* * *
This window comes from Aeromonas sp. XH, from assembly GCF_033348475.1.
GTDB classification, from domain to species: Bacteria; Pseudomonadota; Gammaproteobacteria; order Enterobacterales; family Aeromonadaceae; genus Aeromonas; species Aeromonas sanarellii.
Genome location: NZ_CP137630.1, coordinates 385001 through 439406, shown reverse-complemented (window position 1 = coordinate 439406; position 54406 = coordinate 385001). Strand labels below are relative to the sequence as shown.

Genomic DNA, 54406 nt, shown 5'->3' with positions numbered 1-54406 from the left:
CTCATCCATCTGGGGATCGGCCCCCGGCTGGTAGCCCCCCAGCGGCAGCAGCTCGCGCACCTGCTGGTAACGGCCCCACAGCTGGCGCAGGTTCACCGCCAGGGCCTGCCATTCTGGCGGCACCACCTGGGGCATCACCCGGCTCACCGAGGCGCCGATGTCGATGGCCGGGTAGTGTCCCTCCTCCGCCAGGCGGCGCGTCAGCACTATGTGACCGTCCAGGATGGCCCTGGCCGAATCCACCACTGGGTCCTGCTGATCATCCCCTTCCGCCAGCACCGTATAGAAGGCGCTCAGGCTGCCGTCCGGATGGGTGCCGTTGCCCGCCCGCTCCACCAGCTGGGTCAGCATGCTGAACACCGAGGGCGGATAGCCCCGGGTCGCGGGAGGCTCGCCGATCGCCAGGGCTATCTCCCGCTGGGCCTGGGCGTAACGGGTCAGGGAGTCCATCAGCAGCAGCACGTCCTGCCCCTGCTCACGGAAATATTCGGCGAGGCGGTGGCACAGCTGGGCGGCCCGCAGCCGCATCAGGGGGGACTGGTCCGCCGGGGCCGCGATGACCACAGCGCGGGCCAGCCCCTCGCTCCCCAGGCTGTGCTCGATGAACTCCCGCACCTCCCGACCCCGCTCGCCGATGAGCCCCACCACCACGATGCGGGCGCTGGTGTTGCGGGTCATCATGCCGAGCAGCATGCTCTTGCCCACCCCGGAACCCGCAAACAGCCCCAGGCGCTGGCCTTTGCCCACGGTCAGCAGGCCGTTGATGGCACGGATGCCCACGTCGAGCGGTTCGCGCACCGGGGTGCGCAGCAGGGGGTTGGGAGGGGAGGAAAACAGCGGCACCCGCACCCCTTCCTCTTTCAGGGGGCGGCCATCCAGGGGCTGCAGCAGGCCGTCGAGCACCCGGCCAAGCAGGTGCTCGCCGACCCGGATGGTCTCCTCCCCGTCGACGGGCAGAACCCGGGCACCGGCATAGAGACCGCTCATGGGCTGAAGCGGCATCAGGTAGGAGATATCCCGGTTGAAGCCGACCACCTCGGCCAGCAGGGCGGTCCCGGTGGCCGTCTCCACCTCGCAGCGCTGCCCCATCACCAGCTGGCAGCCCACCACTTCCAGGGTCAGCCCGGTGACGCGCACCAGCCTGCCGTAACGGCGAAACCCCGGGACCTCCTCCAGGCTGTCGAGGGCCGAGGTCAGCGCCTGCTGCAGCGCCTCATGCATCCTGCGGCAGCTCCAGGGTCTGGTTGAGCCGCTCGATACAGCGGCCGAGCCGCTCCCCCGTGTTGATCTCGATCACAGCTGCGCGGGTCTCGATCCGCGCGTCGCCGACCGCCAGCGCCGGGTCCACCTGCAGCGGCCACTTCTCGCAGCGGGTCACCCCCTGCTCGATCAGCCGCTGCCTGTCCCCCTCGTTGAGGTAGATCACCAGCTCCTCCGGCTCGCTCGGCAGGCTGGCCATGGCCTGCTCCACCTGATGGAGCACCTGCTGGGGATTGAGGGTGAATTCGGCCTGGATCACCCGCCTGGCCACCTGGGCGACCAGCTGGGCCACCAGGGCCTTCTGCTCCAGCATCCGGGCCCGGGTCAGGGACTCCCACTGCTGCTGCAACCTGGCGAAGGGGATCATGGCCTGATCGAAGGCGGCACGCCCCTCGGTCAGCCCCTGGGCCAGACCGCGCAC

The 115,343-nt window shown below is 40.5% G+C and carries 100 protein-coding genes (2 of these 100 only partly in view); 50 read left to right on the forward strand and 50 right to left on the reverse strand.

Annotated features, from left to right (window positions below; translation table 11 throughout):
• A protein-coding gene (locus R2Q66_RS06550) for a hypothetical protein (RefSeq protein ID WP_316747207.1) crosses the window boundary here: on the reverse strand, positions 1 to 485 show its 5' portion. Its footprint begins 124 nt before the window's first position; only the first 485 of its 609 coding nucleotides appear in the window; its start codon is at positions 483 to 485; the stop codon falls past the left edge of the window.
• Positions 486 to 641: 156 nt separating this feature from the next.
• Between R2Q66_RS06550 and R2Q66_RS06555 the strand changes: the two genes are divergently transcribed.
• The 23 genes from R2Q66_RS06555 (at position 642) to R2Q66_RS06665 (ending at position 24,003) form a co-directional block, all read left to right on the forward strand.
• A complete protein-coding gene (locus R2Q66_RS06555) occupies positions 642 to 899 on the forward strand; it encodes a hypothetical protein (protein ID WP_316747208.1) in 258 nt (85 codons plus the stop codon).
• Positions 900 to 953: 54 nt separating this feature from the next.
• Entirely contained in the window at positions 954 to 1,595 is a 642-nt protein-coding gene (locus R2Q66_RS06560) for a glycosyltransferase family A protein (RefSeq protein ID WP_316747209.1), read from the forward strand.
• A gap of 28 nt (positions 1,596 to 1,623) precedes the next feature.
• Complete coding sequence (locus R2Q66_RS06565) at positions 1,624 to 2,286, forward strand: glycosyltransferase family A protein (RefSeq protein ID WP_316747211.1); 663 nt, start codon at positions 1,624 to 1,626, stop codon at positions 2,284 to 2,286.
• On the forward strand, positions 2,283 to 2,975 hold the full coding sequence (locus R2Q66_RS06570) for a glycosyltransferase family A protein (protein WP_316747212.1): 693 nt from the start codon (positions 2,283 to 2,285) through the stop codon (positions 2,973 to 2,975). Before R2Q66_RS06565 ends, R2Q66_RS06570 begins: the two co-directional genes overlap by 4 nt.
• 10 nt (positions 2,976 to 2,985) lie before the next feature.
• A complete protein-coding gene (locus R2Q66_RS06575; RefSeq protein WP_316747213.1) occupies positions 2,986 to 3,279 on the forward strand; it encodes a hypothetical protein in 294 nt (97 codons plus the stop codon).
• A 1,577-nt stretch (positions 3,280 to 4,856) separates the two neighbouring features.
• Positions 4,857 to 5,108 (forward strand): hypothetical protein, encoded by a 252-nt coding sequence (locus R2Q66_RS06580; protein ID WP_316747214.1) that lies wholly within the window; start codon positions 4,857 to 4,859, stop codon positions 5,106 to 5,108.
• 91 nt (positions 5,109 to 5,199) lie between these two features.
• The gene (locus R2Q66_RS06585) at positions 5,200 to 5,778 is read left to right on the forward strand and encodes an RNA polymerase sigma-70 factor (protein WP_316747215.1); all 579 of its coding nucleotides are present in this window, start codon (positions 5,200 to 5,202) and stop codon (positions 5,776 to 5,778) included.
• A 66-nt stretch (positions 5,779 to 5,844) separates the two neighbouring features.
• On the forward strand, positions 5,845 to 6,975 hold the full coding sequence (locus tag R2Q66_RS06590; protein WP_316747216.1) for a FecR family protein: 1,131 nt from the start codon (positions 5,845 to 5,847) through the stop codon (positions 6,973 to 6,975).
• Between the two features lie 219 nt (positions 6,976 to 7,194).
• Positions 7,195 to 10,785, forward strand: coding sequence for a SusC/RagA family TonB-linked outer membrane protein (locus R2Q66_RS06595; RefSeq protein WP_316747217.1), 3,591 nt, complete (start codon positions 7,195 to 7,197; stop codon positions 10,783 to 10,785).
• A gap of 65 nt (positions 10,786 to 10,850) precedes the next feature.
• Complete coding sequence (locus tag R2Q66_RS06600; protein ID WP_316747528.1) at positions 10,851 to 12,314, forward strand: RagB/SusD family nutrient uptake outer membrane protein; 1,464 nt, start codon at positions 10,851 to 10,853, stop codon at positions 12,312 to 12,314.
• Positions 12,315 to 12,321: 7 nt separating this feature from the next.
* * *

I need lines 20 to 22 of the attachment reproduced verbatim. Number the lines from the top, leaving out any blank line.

• A 1,577-nt stretch (positions 3,280 to 4,856) separates the two neighbouring features.
• Positions 4,857 to 5,108 (forward strand): hypothetical protein, encoded by a 252-nt coding sequence (locus R2Q66_RS06580; protein ID WP_316747214.1) that lies wholly within the window; start codon positions 4,857 to 4,859, stop codon positions 5,106 to 5,108.
• 91 nt (positions 5,109 to 5,199) lie between these two features.